The DOs and DON’Ts of Performance Reviews
Jan 24, 2019
Is there anyone in the workplace who has not undergone the torture of a performance review done badly? I’m sure we have all had to endure the torment of a well-intentioned but badly-executed performance appraisal—in which we felt as if we were the ones being executed! Blindfold, anyone? Got any last words before the verbal assault begins? I don’t even smoke but I’m tempted to ask for a final cigarette!
Most performance review systems in most organizations are so poorly designed and conducted that they actually do more harm than good. I often tell my clients that they would be better off doing nothing rather than doing what they’re currently doing! I’m not kidding.
Here are 10 common mistakes managers make, and tips for avoiding them. These are practical action steps you can take to design and implement a system that will do what you want it to do—improve performance!
Mistake: The performance review is a one-way, top-down process in which the boss serves as judge and jury of employees’ behavior and achievements on the job.
Solution: Make it a two-way process, at the very least. (If you really want an effective review system, design a 360-degree system that involves peer reviews as well as a self-review.) The employee should have written a self-appraisal prior to the meeting with his or her boss—a written document comparable to what the boss is preparing. That way, both people in the meeting will be focused on the documentation of job performance, instead of the boss focusing on the employee. Remember: We do not evaluate people—we evaluate their results.
After a brief setting-the-tone introductory comment or two by the boss, the employee should be invited to go over his or her self-appraisal first. This helps eliminate defensiveness and gets the meeting off to a good start by establishing that it is a dialogue, a two-way conversation in which both parties can share observations, perspectives, and comments about job performance.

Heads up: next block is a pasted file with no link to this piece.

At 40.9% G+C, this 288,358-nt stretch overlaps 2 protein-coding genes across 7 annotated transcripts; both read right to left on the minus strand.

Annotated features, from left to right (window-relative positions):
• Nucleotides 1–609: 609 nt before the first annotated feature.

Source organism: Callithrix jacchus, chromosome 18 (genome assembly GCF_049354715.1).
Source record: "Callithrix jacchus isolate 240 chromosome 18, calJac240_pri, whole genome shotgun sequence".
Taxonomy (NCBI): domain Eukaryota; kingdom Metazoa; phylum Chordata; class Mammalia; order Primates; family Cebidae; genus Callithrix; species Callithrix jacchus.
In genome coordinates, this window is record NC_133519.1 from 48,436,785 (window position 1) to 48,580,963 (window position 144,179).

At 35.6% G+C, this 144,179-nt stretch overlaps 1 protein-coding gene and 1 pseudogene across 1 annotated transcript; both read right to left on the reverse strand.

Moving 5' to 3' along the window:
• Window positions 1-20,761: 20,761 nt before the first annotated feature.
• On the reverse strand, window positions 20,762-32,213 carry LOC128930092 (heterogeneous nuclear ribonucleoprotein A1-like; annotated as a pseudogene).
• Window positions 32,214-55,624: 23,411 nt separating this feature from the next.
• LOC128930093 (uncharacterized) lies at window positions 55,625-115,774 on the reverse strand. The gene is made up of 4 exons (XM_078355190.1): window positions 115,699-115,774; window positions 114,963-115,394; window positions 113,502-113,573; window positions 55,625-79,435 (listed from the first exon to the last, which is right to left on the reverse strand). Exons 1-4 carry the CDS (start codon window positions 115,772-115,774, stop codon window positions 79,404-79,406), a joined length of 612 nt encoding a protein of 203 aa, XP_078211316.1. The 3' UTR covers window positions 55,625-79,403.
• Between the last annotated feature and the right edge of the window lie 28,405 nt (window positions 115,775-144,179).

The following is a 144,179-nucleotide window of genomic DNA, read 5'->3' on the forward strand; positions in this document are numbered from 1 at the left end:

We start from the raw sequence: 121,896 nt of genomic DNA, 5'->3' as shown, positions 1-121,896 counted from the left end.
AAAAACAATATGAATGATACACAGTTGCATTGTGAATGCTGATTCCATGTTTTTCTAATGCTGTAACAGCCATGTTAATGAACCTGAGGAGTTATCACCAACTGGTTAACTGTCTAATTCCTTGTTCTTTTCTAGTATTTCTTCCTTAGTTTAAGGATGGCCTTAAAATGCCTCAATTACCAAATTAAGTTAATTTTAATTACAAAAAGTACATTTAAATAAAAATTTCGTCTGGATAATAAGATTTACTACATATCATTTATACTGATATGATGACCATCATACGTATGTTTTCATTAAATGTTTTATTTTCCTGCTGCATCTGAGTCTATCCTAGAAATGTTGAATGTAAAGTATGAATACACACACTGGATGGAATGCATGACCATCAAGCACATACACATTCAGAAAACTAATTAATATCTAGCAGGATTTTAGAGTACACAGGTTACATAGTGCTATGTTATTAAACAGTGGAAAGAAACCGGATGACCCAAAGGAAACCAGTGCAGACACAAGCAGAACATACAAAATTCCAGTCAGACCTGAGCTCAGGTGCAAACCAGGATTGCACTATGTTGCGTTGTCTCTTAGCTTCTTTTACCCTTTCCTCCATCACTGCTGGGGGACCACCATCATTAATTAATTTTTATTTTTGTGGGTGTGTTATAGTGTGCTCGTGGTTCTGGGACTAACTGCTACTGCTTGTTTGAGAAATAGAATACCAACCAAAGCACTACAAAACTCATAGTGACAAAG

You’ll find that your top performers will usually rate themselves lower than you do. That’s because they have high expectations for themselves—often higher than you have for them. You’ll find that the opposite is also true: Your poorest performers will often rate themselves higher than you rate them. Whatever the situation, talking about the gap between your evaluation and theirs will be fruitful in getting you both on the same page (both literally and figuratively) in terms of future expectations.
Mistake: The review process tries to serve as a coaching tool for employee development, as well as a compensation tool to decide salary increases.
Solution: Your performance reviews should be done for either development OR for compensation—not both. If you’re interested in coaching and development for improved results in the future, then unhook compensation from the process and focus only on the work itself. Conduct your performance review discussions as far away as you can from the time of year when salary decisions are made.
If you’re doing reviews in order to make salary decisions, that’s fine—just be clear that that’s what you’re doing. Then you can conduct your review conversations in the few weeks just before raises are announced.
The problem with trying to combine both employee development and compensation decisions in the same session is that employees are only going to pay attention to the money—all the rest will go in one ear and out the other. You will get no coaching benefits from such a conversation. Employees will appear to be paying attention to what you’re saying about their performance, but they’re really just waiting to hear the magic number. Money talks—all else is lost.
Mistake: The person doing the appraisal has little or no day-to-day contact with the employee whose performance is being judged.
Solution: This one is a no-brainer. The person having review conversations with an employee should be the supervisor or manager who has the most contact with that employee and is in the best position to accurately assess day-to-day results.
Mistake: Employees receive little or no advance notice of their “Judgment Day.”
Solution: Performance discussions ideally should be conducted on a regular basis, on a schedule well-known and well-publicized to everyone in the organization.
Mistake: Managers are vague in their feedback to employees. Or they assign arbitrary numerical “grades” with little or no substantiation.
Solution: Performance feedback needs to be well documented in order to be effective. Here’s where it helps to have a good paper trail—documentation of both the good results and the not-so-good results.